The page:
Walking is a simple, low-impact activity that people of almost any age can do to help stay in shape, but there are still dangers. In order to keep yourself safe as a pedestrian, there are a few rules of thumb you need to keep in mind. This is doubly true if you find yourself traversing on the road itself, and not on a footpath or sidewalk. To keep yourself safe while you’re out, remember the following rules.

Face Oncoming Traffic

If there is no sidewalk, pedestrians should walk on the side of the road where you’ll be facing oncoming traffic. That means that if approaching vehicles are on the right side of the road, as they are in North America, you should travel on the left side. That way you’ll be able to see any oncoming vehicles have a chance to dive or dodge out of the way if necessary. If you’re a cyclist, though, you still need to ride in the same direction as traffic.

Pedestrians should always cross the street at marked crosswalks

Cross the Street in Pedestrian Crossing Lanes

The most obvious rule to keep in mind when crossing a street is the one that your mother probably told you when you were a child: look both ways before you cross. If you’re at an intersection with stoplights, it’s best to wait until the pedestrian crosswalk light turns on or the traffic light turns green while paying attention to driver signals, and any emergency vehicle in the immediate vicinity. Pedestrians must share the roadway, follow traffic signals just like motor vehicles, including stopping for red lights, and paying particular attention to any vehicle that may be backing out of a driveway.

Keep an eye out for any driver waiting to turn – drivers and cyclists who have a green light can still turn across the pedestrian crosswalk, so watch out. Wave or make eye contact with drivers who may be turning to make sure they see you. Just like drivers, you should yield for a school bus and move away from boarding and departing passengers.

It’s their job to watch out, but if there’s a collision between you and a car, the car won’t be the one to suffer any damage. Jaywalking can save you time, but it is also a ticketable offense according to state law as well as a safety hazard. Just avoid it and only cross in marked crosswalks.

Pedestrian crossing in front of driver making left turn

When Possible Pedestrians Should Walk Single File

If you aren’t on a sidewalk or in a separate lane from vehicle traffic, you should walk in a single file line. This gives approaching vehicles the widest berth possible, so they’ll be able to avoid you more easily. This is even more important on curvy, narrow roads, where a car might only have a second or two to twitch the wheel and avoid running you over. It might be more fun to be side-by-side, but it isn’t safe.

Pay Attention to Emergencies and Problems on the Roadway

Watch out for any emergency vehicle ahead and proceed with caution until red lights stop flashing. You are sharing the roadway with vehicles full of passengers. Stay out of the way of emergency vehicles and be watchful of drivers whose eyes will be focuses on the flashing lights instead of pedestrians.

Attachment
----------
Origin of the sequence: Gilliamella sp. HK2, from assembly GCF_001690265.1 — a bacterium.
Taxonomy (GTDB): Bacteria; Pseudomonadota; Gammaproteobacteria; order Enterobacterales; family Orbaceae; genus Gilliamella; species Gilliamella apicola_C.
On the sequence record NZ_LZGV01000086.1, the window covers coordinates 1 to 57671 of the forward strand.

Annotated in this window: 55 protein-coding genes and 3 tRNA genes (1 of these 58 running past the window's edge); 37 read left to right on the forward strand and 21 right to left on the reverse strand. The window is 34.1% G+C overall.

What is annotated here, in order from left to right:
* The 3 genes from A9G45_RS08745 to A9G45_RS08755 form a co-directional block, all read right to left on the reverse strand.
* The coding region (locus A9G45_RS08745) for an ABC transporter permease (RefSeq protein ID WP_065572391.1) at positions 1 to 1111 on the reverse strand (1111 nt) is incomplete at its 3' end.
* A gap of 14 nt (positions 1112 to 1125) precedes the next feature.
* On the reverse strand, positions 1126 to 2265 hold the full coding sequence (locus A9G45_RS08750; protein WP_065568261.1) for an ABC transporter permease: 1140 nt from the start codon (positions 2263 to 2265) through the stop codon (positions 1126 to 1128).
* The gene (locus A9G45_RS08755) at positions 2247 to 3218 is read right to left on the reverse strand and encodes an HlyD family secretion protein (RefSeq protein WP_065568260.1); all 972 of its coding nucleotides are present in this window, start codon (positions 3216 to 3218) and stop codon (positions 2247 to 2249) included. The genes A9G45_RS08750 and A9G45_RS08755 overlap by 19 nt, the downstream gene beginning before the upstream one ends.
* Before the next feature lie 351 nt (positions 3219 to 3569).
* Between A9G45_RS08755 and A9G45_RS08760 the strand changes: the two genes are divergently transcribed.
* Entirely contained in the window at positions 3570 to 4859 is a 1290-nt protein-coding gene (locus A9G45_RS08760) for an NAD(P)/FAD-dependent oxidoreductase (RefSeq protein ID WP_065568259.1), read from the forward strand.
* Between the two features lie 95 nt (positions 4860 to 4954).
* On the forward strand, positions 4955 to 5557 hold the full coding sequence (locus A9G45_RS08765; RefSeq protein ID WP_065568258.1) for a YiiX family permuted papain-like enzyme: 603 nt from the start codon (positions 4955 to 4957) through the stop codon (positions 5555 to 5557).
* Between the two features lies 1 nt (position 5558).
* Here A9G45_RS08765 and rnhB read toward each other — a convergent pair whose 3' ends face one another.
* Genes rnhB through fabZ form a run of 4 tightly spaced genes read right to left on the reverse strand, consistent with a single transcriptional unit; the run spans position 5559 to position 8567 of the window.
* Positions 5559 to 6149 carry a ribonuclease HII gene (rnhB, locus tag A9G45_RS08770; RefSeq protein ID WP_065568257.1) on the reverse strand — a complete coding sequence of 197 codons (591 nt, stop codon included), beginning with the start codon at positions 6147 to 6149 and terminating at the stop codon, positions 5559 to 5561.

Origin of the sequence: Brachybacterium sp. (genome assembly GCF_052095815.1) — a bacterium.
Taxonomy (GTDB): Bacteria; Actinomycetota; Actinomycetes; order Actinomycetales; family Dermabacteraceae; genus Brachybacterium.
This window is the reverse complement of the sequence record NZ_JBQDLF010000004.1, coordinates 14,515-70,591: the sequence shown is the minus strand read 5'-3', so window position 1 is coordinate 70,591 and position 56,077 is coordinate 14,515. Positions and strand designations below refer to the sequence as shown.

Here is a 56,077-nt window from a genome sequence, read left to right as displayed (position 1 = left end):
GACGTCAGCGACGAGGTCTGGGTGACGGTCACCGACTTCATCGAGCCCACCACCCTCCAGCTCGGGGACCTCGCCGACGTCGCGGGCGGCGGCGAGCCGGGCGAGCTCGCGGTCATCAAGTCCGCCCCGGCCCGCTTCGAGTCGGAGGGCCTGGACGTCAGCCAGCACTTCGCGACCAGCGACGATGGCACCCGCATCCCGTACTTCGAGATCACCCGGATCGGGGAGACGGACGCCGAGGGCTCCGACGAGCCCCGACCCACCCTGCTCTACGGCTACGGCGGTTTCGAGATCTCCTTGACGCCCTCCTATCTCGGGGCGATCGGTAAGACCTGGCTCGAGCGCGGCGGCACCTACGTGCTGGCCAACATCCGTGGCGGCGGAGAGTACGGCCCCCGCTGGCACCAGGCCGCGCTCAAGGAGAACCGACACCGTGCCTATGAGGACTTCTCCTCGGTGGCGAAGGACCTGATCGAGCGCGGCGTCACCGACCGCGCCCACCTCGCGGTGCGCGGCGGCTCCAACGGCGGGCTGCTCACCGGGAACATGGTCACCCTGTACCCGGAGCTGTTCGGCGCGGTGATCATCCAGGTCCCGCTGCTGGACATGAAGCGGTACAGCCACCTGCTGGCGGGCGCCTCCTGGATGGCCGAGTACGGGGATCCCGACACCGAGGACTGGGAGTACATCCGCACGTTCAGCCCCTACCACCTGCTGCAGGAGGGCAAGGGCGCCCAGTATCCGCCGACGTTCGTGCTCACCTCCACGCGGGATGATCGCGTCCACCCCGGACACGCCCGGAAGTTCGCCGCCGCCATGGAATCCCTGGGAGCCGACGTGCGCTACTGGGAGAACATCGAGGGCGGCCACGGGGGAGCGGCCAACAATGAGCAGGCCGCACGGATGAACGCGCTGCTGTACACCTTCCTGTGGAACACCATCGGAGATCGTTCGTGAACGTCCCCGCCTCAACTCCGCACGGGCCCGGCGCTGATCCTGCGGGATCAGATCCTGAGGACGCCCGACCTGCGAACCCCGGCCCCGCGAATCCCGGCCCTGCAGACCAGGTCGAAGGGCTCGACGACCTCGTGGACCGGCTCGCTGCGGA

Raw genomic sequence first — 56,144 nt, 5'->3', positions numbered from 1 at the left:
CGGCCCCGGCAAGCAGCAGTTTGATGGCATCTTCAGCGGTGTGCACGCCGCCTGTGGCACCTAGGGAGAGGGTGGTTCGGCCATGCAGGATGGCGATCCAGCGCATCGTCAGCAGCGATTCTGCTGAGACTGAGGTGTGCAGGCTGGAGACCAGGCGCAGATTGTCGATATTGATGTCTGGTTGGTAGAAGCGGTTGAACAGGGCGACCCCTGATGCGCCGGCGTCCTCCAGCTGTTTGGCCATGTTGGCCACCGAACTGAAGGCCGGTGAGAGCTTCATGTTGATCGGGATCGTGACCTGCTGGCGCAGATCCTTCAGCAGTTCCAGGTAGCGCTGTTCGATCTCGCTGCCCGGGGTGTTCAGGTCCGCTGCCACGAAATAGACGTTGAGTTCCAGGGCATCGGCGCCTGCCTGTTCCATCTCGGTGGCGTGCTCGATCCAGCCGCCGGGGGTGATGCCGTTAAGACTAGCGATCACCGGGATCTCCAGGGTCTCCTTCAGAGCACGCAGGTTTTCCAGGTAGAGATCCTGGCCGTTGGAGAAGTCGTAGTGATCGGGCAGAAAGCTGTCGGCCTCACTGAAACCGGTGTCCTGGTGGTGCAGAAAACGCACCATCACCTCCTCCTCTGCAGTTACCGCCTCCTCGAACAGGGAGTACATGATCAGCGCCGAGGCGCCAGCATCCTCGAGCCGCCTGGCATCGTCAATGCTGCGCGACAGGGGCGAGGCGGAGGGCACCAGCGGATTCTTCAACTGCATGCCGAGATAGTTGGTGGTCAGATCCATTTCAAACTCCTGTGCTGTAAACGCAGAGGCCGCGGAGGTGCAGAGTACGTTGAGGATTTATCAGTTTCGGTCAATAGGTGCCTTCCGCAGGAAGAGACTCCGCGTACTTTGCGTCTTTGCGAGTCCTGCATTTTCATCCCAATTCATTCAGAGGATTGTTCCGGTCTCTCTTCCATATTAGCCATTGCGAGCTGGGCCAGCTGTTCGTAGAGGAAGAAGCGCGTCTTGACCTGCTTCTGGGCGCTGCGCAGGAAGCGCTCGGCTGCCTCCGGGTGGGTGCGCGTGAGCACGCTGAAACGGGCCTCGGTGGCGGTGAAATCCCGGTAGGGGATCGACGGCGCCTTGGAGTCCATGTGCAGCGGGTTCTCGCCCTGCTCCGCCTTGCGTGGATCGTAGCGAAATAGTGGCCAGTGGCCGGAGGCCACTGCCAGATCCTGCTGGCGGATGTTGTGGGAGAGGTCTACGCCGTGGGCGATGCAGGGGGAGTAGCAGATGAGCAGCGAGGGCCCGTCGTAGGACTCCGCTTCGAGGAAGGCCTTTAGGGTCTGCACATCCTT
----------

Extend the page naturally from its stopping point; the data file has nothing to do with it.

Be Aware of Runners and Cyclists

You’ll need to share the road with runners and cyclists in addition to motor vehicles. Cyclists should alert you to their approach by yelling out as they pass you “passing on your left (or right)!” Keep your ears open and move over to allow them to pass safely. Runners should signal their approach similarly. Cyclists aren’t as much of a danger as cars, but they’re moving quickly and can still break pedestrians’ bones or cause concussions, so watch out.

Make Sure You’re Visible to Any Vehicle Ahead

During the day, wear bright colors so that it’s easy for drivers to see you. When a pedestrian walks at night they should still wear bright colors, but also wear a reflective vest. Drivers don’t usually expect walkers to be out after dark, so you need to make sure they can see you.

Be extra careful around dawn or dusk, as drivers may have the rising or setting sun in their eyes. When possible pedestrians should walk only on designated pedestrian walks and avoid vehicle lanes when you can.

Put Your Phone Away

Texting or playing games on your phone while you walk is dangerous, just like it is when you’re driving. If you are distracted, you won’t be as aware of your environment. You could fail to notice danger from other traffic, not see other joggers and cyclists, or trip on something.

Pickpockets and other criminals will see you as an easy target. Keep your phone in your pocket or at least stop somewhere safe to use your phone before you move on.

Women crossing the street while looking at her phone

Keep Pets on a Short Leash

Whether they’re on a leash or not, it is scary and sometimes tragic to see dogs run off into traffic or get into dog fights. When you walk your dog on a long leash, those things can happen, and they can also trip cyclists or walkers.

Keep your dog and the people around you safe by keeping your dog on a leash, and by making sure that the leash is short enough to keep your dog under your control. Keep the leash as short as ones you commonly see on a guide dog. Be careful of driveway and private alley dangers by keeping your pet as close to you as possible when going down the street.

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